Taiwanese Exchange Student Who Threatened To ‘Shoot Up’ High School To Be Deported


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Neetu Chandak Education and Politics Reporter
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A federal judge ruled Monday that a Taiwanese exchange student who threatened to “shoot up” a high school near Philadelphia will be deported.

An-Tso Sun, or “Edward,” talked about shooting Monsignor Bonner and Archbishop Prendergast High School, The Associated Press reported Monday.

“Hey, don’t come to school on May 1st … I’m going to come here armed and shoot up the school,” the 18-year-old told a fellow student on March 26, according to the U.S. Attorney’s Office Eastern District of Pennsylvania press release. “Just kidding.”

The student told school officials who then informed law enforcement, the press statement said. Sun pleaded guilty to making terroristic threats in June 2018. He was sentenced four to 23 months of incarceration with immediate parole.

“Under federal law, today’s conviction will operate as a permanent bar to re-entry to the United States,” the press statement said. (RELATED: Report: White House Considered Suspending Student Visas For Chinese Nationals To Fight Espionage)

Philadelphia skyline at night with the Schuylkill River. SHUTTERSTOCK/

Philadelphia skyline at night with the Schuylkill River. SHUTTERSTOCK/

Officials found more than 1,600 rounds of ammunition and other weapons in the host family’s house, The AP reported. Police also found internet searches on how to buy AK-47 and AR-15 semiautomatic rifles on Sun’s school-issued iPad.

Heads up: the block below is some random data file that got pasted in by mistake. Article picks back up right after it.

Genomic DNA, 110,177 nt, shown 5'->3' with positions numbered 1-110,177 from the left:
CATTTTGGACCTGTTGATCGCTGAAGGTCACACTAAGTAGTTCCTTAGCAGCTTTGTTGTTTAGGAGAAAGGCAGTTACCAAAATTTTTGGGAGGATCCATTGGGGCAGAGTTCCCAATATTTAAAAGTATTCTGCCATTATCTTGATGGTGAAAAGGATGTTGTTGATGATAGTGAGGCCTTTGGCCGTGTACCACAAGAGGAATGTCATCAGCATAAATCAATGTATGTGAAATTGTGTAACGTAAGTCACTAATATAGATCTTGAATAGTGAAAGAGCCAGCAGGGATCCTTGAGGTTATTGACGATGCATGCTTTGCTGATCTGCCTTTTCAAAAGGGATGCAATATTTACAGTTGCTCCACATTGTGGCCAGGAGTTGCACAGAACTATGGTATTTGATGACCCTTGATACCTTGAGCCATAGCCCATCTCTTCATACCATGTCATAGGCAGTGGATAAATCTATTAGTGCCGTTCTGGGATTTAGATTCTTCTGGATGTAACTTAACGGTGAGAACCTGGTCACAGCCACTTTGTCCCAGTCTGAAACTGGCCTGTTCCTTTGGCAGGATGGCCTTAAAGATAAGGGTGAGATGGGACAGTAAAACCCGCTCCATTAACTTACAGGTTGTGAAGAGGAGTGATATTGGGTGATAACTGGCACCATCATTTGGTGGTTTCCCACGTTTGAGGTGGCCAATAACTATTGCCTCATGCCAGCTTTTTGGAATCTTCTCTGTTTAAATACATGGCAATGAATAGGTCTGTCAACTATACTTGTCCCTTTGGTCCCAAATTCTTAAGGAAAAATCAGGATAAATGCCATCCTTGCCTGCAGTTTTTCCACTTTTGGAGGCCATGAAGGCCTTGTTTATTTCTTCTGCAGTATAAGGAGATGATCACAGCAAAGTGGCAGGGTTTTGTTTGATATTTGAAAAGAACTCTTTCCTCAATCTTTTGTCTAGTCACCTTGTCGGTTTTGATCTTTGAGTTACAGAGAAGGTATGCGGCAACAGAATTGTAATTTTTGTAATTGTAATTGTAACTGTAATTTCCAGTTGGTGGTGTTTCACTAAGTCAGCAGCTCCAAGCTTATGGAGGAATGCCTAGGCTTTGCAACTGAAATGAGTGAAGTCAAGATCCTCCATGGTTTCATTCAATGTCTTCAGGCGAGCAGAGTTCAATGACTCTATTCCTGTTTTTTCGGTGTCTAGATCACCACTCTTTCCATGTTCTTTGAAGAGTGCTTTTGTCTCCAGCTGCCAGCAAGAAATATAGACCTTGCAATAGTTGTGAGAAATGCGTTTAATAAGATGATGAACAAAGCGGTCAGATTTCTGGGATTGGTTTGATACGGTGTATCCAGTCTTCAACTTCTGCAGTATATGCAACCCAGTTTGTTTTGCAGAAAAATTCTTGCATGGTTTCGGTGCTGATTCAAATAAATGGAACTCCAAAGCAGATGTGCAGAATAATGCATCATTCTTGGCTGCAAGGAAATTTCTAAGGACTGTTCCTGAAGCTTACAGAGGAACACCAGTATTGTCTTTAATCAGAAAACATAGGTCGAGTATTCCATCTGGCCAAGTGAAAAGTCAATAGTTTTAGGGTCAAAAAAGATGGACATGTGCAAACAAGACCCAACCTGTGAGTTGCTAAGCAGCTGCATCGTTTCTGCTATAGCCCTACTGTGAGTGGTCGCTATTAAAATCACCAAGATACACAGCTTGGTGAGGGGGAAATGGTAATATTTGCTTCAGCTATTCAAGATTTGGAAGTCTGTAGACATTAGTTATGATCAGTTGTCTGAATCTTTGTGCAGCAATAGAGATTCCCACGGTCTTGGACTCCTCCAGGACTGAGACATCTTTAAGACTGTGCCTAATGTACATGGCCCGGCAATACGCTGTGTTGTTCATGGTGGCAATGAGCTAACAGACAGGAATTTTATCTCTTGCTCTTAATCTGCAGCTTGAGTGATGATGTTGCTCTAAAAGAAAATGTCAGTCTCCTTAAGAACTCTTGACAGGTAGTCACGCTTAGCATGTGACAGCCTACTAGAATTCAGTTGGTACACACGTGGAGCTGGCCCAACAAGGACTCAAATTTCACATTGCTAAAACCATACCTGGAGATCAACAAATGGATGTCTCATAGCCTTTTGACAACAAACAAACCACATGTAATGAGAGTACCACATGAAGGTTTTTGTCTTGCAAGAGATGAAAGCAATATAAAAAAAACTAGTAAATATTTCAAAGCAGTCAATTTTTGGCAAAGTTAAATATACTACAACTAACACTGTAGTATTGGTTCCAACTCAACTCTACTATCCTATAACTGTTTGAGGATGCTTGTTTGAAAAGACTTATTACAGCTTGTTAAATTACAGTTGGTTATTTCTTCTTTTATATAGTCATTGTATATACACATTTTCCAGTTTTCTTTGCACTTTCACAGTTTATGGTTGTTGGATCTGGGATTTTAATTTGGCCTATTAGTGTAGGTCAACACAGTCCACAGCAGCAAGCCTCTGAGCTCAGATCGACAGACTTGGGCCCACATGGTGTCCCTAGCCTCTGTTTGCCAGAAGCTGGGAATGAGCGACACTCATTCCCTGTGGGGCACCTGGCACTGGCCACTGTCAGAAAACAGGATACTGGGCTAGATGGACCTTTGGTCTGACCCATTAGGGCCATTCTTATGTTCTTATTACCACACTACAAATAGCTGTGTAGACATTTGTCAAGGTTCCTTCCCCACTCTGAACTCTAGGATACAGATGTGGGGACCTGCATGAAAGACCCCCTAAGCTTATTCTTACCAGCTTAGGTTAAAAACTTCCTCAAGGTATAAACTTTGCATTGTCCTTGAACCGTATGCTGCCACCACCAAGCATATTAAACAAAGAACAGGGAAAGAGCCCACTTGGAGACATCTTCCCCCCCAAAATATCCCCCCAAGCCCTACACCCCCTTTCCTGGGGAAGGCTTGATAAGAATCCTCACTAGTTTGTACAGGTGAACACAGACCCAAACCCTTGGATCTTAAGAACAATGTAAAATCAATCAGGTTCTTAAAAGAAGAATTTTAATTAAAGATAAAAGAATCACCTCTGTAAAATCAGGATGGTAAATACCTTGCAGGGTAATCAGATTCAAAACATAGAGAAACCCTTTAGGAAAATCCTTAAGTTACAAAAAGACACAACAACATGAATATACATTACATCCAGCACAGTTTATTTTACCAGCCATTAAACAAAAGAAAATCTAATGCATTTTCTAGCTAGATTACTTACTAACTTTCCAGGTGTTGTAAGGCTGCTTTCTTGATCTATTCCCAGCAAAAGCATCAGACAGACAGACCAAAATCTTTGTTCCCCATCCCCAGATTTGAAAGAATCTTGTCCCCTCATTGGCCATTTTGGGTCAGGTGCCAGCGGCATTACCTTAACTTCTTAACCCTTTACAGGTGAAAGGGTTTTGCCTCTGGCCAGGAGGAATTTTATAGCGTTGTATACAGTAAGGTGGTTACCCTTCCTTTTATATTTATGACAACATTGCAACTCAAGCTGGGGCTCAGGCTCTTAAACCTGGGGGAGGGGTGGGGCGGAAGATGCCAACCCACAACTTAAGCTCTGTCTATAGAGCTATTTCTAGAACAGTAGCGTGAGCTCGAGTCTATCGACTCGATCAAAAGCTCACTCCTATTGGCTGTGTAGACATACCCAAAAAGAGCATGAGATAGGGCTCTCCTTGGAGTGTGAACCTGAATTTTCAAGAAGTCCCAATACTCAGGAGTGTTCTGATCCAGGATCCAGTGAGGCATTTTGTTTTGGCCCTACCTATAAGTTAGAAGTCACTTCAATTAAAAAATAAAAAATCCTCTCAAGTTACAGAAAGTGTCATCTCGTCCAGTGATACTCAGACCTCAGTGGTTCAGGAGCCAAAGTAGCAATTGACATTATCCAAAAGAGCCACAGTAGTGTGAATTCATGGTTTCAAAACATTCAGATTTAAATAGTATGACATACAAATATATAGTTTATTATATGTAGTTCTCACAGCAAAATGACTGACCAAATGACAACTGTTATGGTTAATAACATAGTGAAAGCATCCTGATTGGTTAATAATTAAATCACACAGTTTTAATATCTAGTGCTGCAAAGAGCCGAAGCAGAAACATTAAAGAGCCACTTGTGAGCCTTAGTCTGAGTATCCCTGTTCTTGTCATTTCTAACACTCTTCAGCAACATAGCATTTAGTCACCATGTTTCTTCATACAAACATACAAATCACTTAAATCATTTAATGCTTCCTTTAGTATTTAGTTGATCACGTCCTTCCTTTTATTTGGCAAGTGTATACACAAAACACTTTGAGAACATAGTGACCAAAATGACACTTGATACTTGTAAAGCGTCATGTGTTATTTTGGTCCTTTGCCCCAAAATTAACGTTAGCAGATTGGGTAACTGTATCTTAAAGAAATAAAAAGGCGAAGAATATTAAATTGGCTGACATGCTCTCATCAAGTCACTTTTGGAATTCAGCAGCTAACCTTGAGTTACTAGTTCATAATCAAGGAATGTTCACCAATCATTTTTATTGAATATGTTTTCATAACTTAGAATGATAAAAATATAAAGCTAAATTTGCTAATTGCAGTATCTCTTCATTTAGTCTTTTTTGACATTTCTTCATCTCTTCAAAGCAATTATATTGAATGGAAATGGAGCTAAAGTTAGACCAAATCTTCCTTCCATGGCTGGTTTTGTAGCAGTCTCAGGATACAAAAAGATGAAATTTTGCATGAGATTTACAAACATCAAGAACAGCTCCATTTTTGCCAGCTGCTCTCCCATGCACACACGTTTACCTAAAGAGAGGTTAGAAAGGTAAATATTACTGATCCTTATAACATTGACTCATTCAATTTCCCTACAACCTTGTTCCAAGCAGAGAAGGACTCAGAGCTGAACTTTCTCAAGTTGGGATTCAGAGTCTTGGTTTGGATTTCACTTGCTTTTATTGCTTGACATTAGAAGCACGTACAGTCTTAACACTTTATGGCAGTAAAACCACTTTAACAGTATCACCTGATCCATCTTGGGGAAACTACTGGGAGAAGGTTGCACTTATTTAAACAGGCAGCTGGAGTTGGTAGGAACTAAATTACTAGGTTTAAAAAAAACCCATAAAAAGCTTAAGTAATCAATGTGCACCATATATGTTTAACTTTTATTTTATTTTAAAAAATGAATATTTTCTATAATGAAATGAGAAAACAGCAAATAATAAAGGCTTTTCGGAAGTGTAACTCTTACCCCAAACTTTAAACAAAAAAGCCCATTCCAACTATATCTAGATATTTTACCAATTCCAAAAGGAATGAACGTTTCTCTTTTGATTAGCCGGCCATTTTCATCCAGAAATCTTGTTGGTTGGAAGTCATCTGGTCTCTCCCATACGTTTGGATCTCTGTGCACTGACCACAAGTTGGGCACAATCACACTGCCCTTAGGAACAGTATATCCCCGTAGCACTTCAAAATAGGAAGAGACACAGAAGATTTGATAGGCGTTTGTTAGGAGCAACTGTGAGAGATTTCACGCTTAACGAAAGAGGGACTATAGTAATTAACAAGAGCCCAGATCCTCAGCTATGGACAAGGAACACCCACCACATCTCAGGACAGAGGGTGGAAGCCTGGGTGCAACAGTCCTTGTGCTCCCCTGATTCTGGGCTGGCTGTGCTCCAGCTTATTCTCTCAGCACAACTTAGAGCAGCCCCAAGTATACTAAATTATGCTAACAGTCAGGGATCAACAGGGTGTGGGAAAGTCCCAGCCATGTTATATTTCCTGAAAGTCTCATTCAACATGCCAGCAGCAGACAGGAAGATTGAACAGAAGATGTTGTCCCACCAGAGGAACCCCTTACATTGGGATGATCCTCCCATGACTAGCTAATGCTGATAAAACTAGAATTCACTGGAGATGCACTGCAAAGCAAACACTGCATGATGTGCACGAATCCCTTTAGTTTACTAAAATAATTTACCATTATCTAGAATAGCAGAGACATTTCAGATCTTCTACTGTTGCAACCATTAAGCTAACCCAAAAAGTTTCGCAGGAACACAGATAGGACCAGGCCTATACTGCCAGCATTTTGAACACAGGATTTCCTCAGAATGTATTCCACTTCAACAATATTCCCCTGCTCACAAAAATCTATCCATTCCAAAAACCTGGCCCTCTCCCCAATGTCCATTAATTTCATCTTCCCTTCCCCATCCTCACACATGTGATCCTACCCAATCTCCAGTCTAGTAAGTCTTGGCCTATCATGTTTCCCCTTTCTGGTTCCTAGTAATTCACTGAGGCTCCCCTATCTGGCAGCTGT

“The judge considered a number of factors, the fact that he was very young, and very immature, was not from this country and did not appreciate the seriousness of the threat he made,” Assistant U.S. Attorney from the Eastern District of Pennsylvania Sarah Wolfe said, according to The AP.

Sun agreed to the deportation as part of a plea agreement, though it could be four to six weeks before he’s deported, Sun’s attorney Robert Keller said, The AP reported.

Sun came on a F-1 visa in 2017, the press release said.

The F-1 visa allows foreign students to study in the U.S. at “an accredited college, university, seminary, conservatory, academic high school, elementary school, or other academic institution or in a language training program,” according to U.S. Citizenship and Immigration Services (USCIS).

Sun, who planned to attend Temple University, will be living with his grandmother and parents in Taiwan, The AP reported.

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